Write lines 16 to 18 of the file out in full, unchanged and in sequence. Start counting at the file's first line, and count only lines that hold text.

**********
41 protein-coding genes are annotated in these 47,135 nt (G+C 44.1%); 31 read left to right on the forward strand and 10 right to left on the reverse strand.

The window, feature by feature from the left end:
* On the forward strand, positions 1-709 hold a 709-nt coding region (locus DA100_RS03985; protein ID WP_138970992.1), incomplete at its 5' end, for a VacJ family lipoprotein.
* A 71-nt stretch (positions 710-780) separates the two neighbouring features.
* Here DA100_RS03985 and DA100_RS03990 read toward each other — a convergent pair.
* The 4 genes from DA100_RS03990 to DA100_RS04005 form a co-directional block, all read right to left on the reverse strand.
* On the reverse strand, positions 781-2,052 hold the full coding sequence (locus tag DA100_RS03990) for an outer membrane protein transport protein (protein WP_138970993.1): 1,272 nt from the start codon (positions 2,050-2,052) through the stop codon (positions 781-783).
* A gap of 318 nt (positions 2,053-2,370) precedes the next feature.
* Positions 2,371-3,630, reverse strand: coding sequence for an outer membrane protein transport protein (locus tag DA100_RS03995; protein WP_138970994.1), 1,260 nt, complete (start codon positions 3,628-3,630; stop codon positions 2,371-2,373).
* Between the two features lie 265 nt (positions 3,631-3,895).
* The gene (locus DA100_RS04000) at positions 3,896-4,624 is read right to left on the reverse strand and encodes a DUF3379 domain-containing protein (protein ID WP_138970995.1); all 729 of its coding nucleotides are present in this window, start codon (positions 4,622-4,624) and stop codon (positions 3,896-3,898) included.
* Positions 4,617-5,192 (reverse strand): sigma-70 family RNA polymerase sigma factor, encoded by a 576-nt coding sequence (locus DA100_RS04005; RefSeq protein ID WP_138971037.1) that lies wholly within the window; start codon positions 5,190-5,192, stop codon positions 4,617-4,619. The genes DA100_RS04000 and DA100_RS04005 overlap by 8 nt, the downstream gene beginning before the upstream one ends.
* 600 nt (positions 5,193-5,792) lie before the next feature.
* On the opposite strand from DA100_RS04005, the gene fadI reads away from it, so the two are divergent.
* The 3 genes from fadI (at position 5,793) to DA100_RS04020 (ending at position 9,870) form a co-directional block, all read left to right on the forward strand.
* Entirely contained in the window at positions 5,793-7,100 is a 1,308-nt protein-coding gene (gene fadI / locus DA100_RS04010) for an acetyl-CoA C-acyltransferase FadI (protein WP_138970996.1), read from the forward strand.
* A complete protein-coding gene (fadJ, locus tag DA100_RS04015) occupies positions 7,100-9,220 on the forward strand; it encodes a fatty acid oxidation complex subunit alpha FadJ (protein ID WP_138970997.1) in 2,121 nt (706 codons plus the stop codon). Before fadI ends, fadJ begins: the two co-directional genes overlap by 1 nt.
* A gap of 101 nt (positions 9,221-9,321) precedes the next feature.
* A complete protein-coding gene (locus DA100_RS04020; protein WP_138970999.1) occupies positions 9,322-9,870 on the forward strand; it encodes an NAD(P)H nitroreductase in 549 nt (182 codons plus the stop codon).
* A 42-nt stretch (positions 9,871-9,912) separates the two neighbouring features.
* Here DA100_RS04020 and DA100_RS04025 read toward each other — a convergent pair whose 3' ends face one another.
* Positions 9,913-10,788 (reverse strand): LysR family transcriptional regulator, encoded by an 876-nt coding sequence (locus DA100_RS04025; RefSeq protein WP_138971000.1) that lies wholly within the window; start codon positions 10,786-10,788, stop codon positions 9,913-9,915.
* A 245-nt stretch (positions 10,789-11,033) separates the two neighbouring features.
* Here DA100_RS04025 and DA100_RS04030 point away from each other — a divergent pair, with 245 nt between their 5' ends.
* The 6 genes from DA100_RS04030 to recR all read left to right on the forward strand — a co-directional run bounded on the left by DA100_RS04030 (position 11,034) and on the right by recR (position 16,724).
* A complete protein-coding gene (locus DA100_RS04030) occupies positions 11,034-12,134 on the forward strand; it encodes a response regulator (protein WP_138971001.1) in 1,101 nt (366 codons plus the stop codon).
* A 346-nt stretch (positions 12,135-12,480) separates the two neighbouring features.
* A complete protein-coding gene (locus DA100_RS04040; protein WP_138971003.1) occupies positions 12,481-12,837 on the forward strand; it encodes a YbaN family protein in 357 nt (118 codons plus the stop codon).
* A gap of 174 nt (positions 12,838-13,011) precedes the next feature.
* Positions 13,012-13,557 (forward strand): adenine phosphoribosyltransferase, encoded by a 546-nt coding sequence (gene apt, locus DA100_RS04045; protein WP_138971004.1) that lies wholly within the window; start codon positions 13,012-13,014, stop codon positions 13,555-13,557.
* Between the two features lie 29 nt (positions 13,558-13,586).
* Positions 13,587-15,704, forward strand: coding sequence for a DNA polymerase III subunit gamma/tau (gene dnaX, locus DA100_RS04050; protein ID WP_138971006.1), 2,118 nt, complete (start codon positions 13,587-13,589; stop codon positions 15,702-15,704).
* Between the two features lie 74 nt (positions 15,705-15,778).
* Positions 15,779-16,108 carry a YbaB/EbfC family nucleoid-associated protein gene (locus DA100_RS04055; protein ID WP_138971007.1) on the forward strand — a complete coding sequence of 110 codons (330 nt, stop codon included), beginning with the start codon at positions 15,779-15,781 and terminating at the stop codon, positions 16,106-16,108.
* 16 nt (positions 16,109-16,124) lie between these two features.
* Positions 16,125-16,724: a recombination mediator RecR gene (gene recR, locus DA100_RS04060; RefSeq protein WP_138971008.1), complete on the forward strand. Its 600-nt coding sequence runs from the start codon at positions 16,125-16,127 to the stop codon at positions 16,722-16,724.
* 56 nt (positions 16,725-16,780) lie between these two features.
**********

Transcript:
* Entirely contained in the window at positions 5,793-7,100 is a 1,308-nt protein-coding gene (gene fadI / locus DA100_RS04010) for an acetyl-CoA C-acyltransferase FadI (protein WP_138970996.1), read from the forward strand.
* A complete protein-coding gene (fadJ, locus tag DA100_RS04015) occupies positions 7,100-9,220 on the forward strand; it encodes a fatty acid oxidation complex subunit alpha FadJ (protein ID WP_138970997.1) in 2,121 nt (706 codons plus the stop codon). Before fadI ends, fadJ begins: the two co-directional genes overlap by 1 nt.
* A gap of 101 nt (positions 9,221-9,321) precedes the next feature.